Finally, I asked another female senior executive to please include me in meetings regarding sales planning and volumes, which were key to my work leading the sales and marketing organization. I was stunned when she informed me that she was also excluded from these meetings, which were key to her role as well. It is unbelievable that two high-level female executives would be left out of these meetings directly impacting their work. This was not the culture that Rivian prided itself on, and I realized that to change it I needed to raise my voice.

I decided the most appropriate approach would be to talk with my HR business partner. I explained to her the instances of exclusion and marginalization I had been experiencing, specifically by our Chief Growth Officer, and my overall concern that there was a bro culture at Rivian that was impacting women. She told me that the Chief Growth Officer had not been speaking to her either, and that she heard what I was saying. It was a relief to finally be heard, and I was optimistic that change would happen.

Just two days later, my boss, the Chief Growth Officer, who had not had a one-on-one meeting with me in months called me into the office for a meeting. As I entered the room, he was sitting there with the same HR business partner to whom I had reported the gender discrimination I was experiencing. My boss told me that I was fired. He assured me that I was a well-respected, high performer. The reason he gave for the termination? This was part of a larger “reorganization,” but I was the only person “reorganized.” My Response? “Bullshit.”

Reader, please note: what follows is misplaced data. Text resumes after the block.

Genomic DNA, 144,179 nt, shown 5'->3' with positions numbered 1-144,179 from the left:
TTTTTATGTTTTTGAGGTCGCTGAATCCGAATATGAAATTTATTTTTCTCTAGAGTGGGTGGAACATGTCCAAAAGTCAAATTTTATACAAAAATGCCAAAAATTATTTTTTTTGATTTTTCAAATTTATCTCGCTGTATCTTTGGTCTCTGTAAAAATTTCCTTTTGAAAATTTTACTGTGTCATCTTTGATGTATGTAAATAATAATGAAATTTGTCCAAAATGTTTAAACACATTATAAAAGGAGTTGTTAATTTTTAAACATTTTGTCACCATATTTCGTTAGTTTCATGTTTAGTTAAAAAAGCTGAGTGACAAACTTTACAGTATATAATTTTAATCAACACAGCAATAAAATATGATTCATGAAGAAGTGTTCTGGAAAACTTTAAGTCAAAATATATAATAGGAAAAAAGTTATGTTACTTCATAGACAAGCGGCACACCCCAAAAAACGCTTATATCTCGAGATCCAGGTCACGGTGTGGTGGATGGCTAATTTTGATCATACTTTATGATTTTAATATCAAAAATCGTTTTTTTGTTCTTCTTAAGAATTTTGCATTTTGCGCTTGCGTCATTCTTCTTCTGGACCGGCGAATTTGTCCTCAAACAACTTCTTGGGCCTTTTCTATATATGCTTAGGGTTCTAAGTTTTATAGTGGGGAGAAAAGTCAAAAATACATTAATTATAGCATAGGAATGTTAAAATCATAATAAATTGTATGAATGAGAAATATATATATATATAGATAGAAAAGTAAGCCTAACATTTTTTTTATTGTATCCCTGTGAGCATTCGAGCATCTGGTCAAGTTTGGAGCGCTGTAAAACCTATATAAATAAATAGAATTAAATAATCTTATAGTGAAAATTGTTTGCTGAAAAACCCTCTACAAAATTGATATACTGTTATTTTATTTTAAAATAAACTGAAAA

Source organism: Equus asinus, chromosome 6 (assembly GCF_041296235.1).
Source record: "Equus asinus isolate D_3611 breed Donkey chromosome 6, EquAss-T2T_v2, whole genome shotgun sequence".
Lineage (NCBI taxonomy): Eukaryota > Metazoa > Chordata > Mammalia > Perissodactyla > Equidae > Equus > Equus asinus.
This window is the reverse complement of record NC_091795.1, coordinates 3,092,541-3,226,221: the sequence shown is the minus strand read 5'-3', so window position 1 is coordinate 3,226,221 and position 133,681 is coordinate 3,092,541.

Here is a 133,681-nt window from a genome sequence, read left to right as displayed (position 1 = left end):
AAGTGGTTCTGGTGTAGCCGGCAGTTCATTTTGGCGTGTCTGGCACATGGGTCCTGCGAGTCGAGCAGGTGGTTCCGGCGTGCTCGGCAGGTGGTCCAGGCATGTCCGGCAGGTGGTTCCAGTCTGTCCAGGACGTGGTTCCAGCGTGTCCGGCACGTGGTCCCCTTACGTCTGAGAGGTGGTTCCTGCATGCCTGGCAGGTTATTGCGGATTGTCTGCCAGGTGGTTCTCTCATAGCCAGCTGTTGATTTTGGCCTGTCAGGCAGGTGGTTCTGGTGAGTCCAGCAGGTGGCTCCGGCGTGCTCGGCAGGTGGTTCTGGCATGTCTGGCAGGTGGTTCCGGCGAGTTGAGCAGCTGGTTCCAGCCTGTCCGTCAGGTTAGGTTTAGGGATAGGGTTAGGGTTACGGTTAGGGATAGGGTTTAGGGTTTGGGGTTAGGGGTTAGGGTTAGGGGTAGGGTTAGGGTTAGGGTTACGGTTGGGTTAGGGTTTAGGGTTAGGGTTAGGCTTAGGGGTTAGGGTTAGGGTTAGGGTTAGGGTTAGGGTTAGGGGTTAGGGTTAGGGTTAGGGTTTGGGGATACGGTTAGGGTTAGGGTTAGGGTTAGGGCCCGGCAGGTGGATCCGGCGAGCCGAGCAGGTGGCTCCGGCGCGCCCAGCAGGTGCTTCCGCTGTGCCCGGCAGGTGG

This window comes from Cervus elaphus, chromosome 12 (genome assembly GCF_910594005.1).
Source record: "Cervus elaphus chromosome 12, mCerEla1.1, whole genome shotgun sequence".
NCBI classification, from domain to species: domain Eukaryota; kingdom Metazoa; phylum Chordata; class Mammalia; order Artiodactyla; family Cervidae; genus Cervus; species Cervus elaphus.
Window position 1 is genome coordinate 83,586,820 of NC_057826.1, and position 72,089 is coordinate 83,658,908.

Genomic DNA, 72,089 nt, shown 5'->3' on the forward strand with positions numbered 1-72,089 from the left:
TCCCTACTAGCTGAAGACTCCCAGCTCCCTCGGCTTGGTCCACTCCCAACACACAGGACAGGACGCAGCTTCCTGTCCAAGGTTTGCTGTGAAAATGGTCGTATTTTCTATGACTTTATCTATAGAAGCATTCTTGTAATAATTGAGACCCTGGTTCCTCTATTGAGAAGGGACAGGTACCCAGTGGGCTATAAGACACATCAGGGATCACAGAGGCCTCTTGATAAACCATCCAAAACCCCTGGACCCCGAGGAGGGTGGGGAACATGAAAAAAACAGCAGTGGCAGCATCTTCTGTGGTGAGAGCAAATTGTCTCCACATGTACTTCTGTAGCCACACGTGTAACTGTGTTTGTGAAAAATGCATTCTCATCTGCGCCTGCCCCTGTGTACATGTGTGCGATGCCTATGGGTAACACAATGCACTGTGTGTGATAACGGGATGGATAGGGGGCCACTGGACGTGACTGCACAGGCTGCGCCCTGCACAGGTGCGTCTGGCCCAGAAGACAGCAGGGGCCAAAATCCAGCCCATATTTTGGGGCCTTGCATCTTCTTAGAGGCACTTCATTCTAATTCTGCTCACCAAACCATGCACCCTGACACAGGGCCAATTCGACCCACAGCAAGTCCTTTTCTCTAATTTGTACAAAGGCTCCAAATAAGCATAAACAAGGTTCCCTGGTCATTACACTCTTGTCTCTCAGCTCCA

I pointed out that there was no coincidence in my firing and my raising concerns of bro culture and gender discrimination just two days earlier. The very person I had flagged as promoting the discriminatory culture was the person who terminated me.

It is simply not credible that the company would eliminate the executive responsible for sales and marketing just as Rivian was beginning to sell vehicles and was on the eve of an IPO. And a vastly growing company that was hiring over 200 new employees a week does not eliminate high performers without some ulterior motive. I had witnessed less qualified male colleagues be shifted around in an effort to keep them at Rivian.

Sadly, my story is not unique. This happens to women all the time. Countless women do not voice their concerns in the workplace because they fear such retribution. Rivian has a toxic culture and a pattern of marginalizing women, but they are not the only ones.

I have spent many years speaking to women about achieving their dreams, not letting industries that are traditionally male dominated deter them from going after what they want, and to bring more women with them along the way. That is why Rivian’s retaliation against me is so heartbreaking. In addition to harming my family and me, it has the potential to deter other women from pursuing opportunities or from speaking out about discrimination.

No woman should be afraid to question the culture they are witnessing at work. That is why it was so important for me to come forward publicly and hold Rivian accountable.